'Taint will remain. But Modi is good for Gujarat's Muslims'
Can Gujarat Chief Minister Narendra Modi ever wash away the taint of the 2002 anti-Muslim riots? Prasanna D Zore spent five days in Ahmedabad meeting several Muslims across the socio-economic-caste divide, to find out what the community feels about Modi.
Whatever his critics say, Narendra Modi has succeeded in emerging as the darling of Ahmedabad's Muslims. Three Muslims -- two autorickshaw drivers and an overseas Indian citizen -- feel that they have managed to better their lives under his reign largely because Modi's iron hand over the state administration has prevented riots after March-April 2002, enabling them to go about their businesses without any worries.
"Amara maate Modij barobar chhe (For us Modi's the only right person)," says Asif Chhipa, 32, from Jamalpur, a Muslim ghetto in the walled city. Asif, who earns Rs 300 to Rs 400 every single day of the month, says, "Modina raaj ma dhamaal nath thati (In Modi's tenure we haven't witnessed any riots)."
"Look at this road," says Iqbal Bandh from Gomtipura, another Muslim locality, of a newly laid road near old Vadaj. "It wasn't motorable earlier (under the Congress regime). Now, I can ply on this road even after midnight," he adds. Iqbal was 13 when the post-Godhra riots broke out and many of his relatives lost their lives in the carnage.
Good roads (a symbol of how Modi is quickly developing Gujarat) and a riot-free atmosphere (symbolic of the peace one of the most controversial rulers in India has managed to bring to his state) are what Modi has consciously created to rid himself of the taint that he allegedly encouraged and looked the other way when Hindu mobs embarked on their acts of violence against the Muslims a decade back.
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Image: Ahmedabad auto driver Asif Chippa believes Narendra Modi will never allow Gujarat to burn again
Photographs: Prasanna D Zore/Rediff.com
'No Congress govt brought as much prosperity, development as Modi'
Through developmental programmes and Sadbhavna missions, Modi has successfully created a vested interest group -- a class that now comprises both Hindus and Muslims. "It is this vested interest group that will help Modi become India's prime minister one day," says Ayyub Pathan, whose brother Ashraf Pathan was among the scores of villagers who became overnight millionaires by selling their farmlands in Sanand taluka to Gujarat Industrial Developmet Corporation.
Ayyub, an OIC who stays a kissing distance away from Kanch Ki Masjid, says, "Whatever my political inclinations, whatever Modi is alleged to have done to Gujarat's Muslims, the fact is no Congress government in the last 40 years has managed to bring as much prosperity and development as he has."
In fact, both Asif and Iqbal reckon that because of Modi, Muslims in Gujarat have now started looking at education as an empowerment tool and are enrolling themselves in sizeable numbers in schools and colleges run by Muslim institutions as well as the government.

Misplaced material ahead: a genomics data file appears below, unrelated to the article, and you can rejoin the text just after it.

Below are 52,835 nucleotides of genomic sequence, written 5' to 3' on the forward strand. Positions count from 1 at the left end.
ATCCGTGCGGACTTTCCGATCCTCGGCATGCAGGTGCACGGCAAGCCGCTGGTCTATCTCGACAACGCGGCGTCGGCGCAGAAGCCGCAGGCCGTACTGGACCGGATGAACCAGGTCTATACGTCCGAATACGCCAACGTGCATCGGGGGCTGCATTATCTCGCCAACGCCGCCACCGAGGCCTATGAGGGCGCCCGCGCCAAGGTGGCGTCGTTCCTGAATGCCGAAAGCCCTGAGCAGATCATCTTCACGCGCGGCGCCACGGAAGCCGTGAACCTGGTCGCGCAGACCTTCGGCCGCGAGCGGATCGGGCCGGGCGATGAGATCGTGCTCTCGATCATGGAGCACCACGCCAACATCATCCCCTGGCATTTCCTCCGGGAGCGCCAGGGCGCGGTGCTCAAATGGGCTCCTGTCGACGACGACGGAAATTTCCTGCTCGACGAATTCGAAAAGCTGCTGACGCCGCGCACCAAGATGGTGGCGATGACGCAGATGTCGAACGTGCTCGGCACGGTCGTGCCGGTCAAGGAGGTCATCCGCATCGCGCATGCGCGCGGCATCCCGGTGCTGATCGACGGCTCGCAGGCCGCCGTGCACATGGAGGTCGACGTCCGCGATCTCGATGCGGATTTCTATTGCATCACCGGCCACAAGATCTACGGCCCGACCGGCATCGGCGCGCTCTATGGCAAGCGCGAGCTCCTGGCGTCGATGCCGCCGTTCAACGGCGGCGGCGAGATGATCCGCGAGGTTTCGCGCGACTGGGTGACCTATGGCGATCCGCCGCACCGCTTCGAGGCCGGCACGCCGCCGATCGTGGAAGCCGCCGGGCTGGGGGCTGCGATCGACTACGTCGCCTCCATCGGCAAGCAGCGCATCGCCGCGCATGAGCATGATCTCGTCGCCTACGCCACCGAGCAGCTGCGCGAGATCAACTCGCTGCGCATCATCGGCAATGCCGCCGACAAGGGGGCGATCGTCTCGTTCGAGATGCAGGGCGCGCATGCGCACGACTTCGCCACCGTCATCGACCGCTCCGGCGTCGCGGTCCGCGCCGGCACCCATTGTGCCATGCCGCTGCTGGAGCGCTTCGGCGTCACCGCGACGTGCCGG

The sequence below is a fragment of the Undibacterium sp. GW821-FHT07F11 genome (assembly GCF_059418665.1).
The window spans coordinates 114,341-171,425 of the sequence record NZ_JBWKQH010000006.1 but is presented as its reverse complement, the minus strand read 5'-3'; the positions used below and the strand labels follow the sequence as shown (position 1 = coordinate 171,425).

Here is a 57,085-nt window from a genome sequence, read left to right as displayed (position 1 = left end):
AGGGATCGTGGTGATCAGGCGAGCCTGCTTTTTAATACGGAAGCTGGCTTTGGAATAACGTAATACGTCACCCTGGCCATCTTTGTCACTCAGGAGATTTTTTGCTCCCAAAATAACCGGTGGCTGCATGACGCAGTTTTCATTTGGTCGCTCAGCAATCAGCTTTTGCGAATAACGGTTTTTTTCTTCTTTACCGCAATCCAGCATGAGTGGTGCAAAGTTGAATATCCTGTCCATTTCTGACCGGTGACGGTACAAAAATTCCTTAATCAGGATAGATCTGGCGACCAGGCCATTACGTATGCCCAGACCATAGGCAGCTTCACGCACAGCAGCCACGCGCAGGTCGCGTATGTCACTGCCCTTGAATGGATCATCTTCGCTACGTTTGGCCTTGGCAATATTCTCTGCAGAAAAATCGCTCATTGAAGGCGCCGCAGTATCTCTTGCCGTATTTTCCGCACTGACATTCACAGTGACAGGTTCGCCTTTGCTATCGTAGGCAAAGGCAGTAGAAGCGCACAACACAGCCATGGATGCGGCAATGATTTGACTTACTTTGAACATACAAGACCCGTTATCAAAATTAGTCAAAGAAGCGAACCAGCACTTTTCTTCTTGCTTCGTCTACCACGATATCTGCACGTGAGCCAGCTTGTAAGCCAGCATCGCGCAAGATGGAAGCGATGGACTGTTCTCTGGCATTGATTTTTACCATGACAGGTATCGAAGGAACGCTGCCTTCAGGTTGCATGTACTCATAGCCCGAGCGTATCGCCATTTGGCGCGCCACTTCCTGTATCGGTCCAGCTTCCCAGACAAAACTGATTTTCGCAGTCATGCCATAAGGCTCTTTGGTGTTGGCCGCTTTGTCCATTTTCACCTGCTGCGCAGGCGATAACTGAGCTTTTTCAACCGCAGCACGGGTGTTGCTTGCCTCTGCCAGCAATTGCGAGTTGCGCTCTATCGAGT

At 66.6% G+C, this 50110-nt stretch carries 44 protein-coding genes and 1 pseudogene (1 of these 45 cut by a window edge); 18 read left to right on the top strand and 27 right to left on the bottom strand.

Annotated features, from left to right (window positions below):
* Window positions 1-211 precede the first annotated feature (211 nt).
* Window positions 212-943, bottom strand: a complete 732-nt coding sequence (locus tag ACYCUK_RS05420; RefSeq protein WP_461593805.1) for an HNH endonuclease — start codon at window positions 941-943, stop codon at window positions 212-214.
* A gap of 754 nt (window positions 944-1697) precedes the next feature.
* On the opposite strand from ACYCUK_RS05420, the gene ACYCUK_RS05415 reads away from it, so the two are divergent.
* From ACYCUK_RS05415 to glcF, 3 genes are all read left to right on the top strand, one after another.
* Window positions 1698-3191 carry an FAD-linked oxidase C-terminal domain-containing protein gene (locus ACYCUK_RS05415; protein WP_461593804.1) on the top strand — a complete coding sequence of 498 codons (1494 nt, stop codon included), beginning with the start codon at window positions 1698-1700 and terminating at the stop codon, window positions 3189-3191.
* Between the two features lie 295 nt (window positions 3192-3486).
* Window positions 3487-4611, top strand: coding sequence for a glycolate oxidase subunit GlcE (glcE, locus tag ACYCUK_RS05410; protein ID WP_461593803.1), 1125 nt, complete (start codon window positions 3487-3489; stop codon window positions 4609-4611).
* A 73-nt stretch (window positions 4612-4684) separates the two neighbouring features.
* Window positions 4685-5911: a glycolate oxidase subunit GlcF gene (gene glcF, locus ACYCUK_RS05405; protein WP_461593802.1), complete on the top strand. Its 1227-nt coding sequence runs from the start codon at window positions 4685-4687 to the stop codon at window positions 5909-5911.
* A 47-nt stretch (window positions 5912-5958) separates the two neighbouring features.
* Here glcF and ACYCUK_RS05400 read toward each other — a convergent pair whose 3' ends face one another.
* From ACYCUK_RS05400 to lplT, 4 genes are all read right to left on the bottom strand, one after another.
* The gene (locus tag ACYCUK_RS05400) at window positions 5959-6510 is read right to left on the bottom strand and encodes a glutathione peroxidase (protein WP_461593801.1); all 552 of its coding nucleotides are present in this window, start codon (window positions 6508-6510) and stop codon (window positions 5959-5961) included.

Asif, Iqbal and Pathan, three different individuals belonging to different economic strata, echo each other when they talk about Narendra Modi. All three strongly pitch that their friends too -- mostly from their neighbourhoods -- share their admiration for Narendra Modi.
The only point where Asif, Pathan and Iqbal differ is on how they look at Modi's post-Godhra riot taint.
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Image: Ayyub Pathan feels Narendra Modi has successfully created a vested interest group.
Photographs: Prasanna D Zore/Rediff.com
'Modi fulfills his promises to all six crore Gujaratis'
Asif was 22 when Gujarat burnt and he vividly remembers how Muslims in mixed localities were hounded out of their homes, some burnt, some maimed and some murdered in cold blood.
But Asif says he has gotten over those lurid times and believes that while Modi may be communal, now that he has gained power and fame, he will never let Gujarat burn again. "We feel secure in Modi's Gujarat," says Asif. "The situation now is such that nobody dares to play mischief with women in Gujarat, whatever be their religion."
Asif has two sisters, both married into his Chhipa community, a name these sections of Muslims gained because of their occupation of block printing.
Pathan admires Modi because, he says, "I have seen the difference in the administration offered by earlier Congress governments and now Modi. You can feel the difference. Modi fulfills his promise of development and security to all six crore Gujaratis."
Iqbal is the only one who thinks it will be almost impossible for Modi to rid himself of the taint of being a chief minister who let Gujarat burn for more than a week as he continued to look the other way.
"The taint will remain. How can we forget what this man has done to our community? But Modi's still good for Gujarati Muslims," he says.
It becomes difficult to decipher this paradox but Iqbal makes your task easy: "Most Gujarati Muslims of my age want progress. What matters is by the end of the day I earn Rs 400 and give it to my family. What else does one want?" he asks.
Asif, Pathan and Iqbal have used different words, different idioms and different dialects to say the same thing: Amara maate Modij barobar chhe.
That in a nutshell defines a new class of vested interests that Modi has so judiciously created and which benefits from 10 years of riot-free Gujarat and an opportunity to better their socio-economic status.
Image: Narendra Modi addressing a rally at Kheda
Photographs: Courtesy: Narendra Modi's website